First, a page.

Can I Throw This Paperwork Out?
• When you get your bank statement, you should go through the process of balancing your checkbook. Once that’s done, file each monthly statement. If you get cancelled checks with your statement, keep them for one year in case you have some type of payment dispute.
• Tax returns for the past seven years (three years is the rule for most returns, but seven years covers a few other situations).
• Birth certificates, death certificates, marriage certificates
• Car titles
• Insurance policies
• Estate documents: wills, trusts, powers of attorney
• Medical records
• Investment confirmation statements for purchases and sales
• Year-end brokerage statements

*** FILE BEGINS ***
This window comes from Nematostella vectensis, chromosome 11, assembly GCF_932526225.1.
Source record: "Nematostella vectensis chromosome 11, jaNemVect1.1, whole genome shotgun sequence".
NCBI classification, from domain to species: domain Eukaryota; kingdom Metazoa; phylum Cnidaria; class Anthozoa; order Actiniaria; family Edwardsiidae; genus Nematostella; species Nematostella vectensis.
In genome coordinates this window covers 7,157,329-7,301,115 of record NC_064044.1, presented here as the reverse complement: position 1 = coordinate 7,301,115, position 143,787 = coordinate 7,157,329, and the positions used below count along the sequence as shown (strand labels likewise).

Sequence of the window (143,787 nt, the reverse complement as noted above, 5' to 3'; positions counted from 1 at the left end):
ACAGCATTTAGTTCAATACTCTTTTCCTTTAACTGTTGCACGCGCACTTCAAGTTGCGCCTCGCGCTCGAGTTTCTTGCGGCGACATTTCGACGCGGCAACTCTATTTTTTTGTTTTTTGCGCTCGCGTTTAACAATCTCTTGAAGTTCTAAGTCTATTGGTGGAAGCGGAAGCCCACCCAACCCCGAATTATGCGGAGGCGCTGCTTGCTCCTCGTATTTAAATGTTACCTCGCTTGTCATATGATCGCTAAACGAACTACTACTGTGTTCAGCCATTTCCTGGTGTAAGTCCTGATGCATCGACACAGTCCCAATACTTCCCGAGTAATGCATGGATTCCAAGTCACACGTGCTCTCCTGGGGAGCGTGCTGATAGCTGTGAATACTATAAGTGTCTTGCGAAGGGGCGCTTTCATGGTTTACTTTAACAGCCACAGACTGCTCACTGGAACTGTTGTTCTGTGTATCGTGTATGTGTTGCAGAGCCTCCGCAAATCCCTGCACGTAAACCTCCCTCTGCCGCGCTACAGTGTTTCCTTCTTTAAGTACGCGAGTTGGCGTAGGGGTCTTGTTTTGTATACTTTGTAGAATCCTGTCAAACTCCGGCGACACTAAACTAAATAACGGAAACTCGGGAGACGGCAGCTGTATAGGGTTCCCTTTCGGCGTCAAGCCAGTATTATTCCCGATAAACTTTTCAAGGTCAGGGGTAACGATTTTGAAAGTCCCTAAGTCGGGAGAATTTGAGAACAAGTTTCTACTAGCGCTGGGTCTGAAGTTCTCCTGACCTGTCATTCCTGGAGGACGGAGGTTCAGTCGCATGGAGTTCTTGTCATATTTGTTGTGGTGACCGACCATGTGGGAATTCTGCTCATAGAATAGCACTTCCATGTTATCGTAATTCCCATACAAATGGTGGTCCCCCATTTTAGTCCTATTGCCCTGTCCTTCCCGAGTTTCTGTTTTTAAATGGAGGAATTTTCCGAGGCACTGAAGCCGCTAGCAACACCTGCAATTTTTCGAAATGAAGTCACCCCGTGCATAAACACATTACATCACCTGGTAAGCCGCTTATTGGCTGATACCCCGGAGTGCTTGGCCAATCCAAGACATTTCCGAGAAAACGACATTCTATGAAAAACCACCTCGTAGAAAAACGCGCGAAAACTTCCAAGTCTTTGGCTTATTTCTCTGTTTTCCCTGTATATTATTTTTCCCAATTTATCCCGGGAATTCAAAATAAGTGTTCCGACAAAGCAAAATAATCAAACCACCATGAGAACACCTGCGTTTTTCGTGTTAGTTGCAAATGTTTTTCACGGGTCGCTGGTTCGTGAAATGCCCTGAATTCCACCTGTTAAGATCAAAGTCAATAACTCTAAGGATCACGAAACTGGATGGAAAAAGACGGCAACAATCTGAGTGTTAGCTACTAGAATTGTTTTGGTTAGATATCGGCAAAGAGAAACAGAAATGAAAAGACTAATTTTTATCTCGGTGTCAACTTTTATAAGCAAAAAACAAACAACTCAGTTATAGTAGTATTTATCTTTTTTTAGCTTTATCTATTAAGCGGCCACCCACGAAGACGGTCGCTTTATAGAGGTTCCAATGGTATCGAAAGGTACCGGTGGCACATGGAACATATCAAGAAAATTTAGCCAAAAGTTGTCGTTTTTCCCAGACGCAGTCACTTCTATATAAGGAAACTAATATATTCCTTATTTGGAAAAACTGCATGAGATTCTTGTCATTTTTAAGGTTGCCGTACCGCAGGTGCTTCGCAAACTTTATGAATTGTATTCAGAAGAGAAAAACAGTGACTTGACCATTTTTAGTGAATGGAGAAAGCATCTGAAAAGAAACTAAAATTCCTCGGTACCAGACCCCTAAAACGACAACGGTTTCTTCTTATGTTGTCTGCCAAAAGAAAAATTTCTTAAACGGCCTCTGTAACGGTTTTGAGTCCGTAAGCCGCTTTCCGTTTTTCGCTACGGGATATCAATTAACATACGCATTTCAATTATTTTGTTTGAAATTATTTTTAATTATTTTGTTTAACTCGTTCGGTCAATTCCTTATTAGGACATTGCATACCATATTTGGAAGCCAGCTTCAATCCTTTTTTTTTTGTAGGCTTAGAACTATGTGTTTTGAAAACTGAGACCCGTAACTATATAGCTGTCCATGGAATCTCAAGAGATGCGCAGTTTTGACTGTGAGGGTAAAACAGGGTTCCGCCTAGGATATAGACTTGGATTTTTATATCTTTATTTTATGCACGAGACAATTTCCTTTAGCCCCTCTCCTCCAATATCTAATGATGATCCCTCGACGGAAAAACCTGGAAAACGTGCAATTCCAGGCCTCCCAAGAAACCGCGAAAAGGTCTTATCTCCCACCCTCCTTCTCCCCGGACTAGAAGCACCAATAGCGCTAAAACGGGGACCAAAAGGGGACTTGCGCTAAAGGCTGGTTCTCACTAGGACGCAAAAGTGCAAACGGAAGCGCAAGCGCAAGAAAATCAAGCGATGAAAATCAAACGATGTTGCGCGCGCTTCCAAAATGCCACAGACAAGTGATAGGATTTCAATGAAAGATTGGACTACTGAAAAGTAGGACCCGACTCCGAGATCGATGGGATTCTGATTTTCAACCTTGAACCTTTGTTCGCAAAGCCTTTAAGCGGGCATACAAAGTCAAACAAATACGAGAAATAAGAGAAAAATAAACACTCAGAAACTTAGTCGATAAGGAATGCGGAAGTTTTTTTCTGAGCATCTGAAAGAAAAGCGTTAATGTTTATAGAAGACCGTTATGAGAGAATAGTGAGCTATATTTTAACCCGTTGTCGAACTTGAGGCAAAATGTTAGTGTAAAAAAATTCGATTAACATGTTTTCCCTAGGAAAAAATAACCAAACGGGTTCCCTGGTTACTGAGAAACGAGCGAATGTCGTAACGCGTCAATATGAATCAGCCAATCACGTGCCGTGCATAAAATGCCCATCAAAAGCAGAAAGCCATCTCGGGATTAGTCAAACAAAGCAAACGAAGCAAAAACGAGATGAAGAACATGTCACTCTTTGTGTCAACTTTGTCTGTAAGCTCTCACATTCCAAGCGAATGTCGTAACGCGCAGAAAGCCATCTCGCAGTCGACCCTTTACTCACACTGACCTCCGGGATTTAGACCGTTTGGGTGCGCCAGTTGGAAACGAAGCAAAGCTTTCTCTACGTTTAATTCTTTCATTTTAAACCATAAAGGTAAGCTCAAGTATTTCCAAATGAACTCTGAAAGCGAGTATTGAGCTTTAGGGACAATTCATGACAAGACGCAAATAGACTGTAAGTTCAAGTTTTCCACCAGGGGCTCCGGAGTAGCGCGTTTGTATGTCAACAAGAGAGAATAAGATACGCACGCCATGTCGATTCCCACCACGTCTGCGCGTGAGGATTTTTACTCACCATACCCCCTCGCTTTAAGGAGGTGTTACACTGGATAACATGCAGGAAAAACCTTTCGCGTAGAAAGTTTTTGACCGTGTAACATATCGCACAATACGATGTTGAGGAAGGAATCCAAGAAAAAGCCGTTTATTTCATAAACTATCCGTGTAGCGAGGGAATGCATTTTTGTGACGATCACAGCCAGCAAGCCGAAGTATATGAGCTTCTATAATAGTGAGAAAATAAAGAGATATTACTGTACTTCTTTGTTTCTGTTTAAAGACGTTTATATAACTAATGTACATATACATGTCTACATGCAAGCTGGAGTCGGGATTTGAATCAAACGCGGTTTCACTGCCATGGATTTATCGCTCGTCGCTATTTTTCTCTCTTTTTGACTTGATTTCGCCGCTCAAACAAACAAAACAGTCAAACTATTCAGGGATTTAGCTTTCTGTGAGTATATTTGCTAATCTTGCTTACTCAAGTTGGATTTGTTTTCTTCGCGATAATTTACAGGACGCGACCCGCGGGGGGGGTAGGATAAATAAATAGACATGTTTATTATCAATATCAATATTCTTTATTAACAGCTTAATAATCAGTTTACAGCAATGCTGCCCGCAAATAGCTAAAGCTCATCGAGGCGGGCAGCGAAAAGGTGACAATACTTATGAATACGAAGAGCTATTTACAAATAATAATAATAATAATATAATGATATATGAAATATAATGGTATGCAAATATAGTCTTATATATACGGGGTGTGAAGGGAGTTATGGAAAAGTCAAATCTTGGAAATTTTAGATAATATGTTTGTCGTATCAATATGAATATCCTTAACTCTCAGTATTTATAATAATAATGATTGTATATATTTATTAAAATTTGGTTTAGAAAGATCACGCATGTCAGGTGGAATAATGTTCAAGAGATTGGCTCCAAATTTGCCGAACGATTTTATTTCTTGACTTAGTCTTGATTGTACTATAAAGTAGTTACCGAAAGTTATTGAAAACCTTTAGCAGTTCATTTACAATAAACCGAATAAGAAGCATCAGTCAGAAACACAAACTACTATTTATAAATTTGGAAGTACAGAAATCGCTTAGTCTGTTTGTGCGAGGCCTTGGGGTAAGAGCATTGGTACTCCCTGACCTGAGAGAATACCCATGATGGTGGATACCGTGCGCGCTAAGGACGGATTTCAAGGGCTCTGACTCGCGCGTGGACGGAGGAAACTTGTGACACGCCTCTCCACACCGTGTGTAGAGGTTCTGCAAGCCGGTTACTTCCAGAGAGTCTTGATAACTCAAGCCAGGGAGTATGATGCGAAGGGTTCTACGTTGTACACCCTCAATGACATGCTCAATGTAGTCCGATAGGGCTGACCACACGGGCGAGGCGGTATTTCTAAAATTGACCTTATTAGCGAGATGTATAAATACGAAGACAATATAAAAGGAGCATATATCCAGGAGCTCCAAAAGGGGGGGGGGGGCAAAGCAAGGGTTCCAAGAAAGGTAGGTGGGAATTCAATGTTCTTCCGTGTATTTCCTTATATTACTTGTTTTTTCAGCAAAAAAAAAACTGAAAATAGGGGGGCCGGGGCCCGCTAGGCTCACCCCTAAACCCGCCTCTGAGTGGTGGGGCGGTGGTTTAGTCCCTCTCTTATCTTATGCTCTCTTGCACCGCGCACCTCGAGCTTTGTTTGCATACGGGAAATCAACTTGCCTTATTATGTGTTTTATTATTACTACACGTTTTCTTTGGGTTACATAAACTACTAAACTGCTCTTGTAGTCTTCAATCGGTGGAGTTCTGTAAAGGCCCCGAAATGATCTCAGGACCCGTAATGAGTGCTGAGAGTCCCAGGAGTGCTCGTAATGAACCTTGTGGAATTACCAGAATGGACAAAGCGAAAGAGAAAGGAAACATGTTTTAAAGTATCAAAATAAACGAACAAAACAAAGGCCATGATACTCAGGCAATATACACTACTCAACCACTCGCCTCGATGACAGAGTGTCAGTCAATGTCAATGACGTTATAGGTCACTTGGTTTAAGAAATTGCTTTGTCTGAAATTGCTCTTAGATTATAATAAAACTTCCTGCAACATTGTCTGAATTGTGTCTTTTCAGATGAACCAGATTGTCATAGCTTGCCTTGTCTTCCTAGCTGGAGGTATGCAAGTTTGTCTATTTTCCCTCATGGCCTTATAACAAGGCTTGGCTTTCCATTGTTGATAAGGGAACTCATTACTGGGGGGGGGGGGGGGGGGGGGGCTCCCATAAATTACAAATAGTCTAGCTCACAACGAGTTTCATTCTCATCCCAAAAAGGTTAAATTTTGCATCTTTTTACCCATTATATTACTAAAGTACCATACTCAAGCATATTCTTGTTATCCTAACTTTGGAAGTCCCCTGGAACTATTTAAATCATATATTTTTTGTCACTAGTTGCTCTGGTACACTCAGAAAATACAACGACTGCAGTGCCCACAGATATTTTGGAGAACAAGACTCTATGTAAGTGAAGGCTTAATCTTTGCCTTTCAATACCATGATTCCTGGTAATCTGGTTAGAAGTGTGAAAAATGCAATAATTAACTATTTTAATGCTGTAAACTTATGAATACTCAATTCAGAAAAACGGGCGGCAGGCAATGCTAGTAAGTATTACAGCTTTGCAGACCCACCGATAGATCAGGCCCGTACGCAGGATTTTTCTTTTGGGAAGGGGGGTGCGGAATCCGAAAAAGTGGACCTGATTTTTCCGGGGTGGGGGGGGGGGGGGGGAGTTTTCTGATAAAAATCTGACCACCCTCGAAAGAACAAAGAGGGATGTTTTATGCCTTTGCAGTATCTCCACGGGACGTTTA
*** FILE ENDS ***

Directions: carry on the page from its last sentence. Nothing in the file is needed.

• Monthly credit card statements (especially if they list items you deduct on your income tax return)
• Property tax bills
• Your bank and brokerage statements may come with “stuffers”--typically some marketing material about other services. Read it once when it arrives and if you don’t plan to use that service, throw it out.
• If you’re going to vote your proxies, do it right away. If you choose not to vote your proxies, toss them.
• Read your annual reports when you get them. Then you can throw them out.
• Credit card receipts--after you verify them on your monthly statements.
• Utility bills (unless you deduct them for tax purposes)